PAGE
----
Why Do I Need A Website When There’s Facebook?
With free social networking and media websites, such as Facebook and Twitter, touting hundreds of millions of active users, you might be wondering, “Why do I even need a website?” While there is a definite advantage to utilizing these sites for your marketing endeavors, there are also limitations, as with any free service or platform.
Branding/Creative Freedom – One of the main downfalls of using social networking/media as your only means of connecting with your market is the fact that there is only so much leeway when designing the look of your page. Yes, you can customize colors and backgrounds on Twitter and create tabs and applications on Facebook, but at the end of the day, the overall design of your page is still based on the brand of that particular site.
Exposure/SEO – Although the most popular social sites do boast hundreds of millions of users, you still have to consider how those many users will find your page. Facebook does offer businesses advertising investments, but what about the many Internet users that are searching for businesses on Google and other search engines? Your Facebook page might show up in the results, but you don’t have the advantage of utilizing search engine optimization like you do on your own website. By relying solely on free social networking/media sites you are limiting your exposure in the search results pages.
Content Control – All social networking and media sites have their own Terms and Conditions as far as sharing content goes, but how many people actually read them? If copyrights concern you, you might want to consider how the website that you’re uploading your content to will use it. For example, it wasn’t too long ago that every image on Flickr ended up for sale.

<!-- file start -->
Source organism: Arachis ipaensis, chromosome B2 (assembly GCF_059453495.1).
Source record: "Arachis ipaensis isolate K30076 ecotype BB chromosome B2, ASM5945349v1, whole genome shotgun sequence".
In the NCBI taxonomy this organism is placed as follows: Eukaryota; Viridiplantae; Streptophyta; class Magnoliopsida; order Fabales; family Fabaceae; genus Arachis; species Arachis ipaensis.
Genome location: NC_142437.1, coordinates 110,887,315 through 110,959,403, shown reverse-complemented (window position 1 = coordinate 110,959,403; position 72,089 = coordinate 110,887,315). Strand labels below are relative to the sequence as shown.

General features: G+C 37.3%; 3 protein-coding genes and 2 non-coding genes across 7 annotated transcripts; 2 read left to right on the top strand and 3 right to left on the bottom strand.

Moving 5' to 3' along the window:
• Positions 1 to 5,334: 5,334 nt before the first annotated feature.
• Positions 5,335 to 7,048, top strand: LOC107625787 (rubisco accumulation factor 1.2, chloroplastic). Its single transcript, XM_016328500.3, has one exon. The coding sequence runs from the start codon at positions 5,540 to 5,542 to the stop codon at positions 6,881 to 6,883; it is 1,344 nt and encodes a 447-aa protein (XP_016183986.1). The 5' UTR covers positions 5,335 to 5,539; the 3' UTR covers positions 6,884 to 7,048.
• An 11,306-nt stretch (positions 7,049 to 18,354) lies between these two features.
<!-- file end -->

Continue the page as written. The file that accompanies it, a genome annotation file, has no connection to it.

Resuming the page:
With your own website you, and your developer, are able to control every aspect of the site, from the overall design to the technology that you use to make it function and the content that you present to your visitors.
All in all, if you are serious about growing your business, being active in the social networking and media world is an important component, but not an all out solution. It is important to know that, according to research done for a recent Entrepreneur article, “Only 22 percent of those of us online in the U.S. visit a branded social networking page such as those found on Facebook, while 62 percent of us regularly visit branded websites.”
The best approach to successfully marketing your business on the Internet is to develop your website as a headquarters for all of your online activity. From there, you can find out which type (or types) of social sites your target market frequents and use that to engage and direct them back to your home base.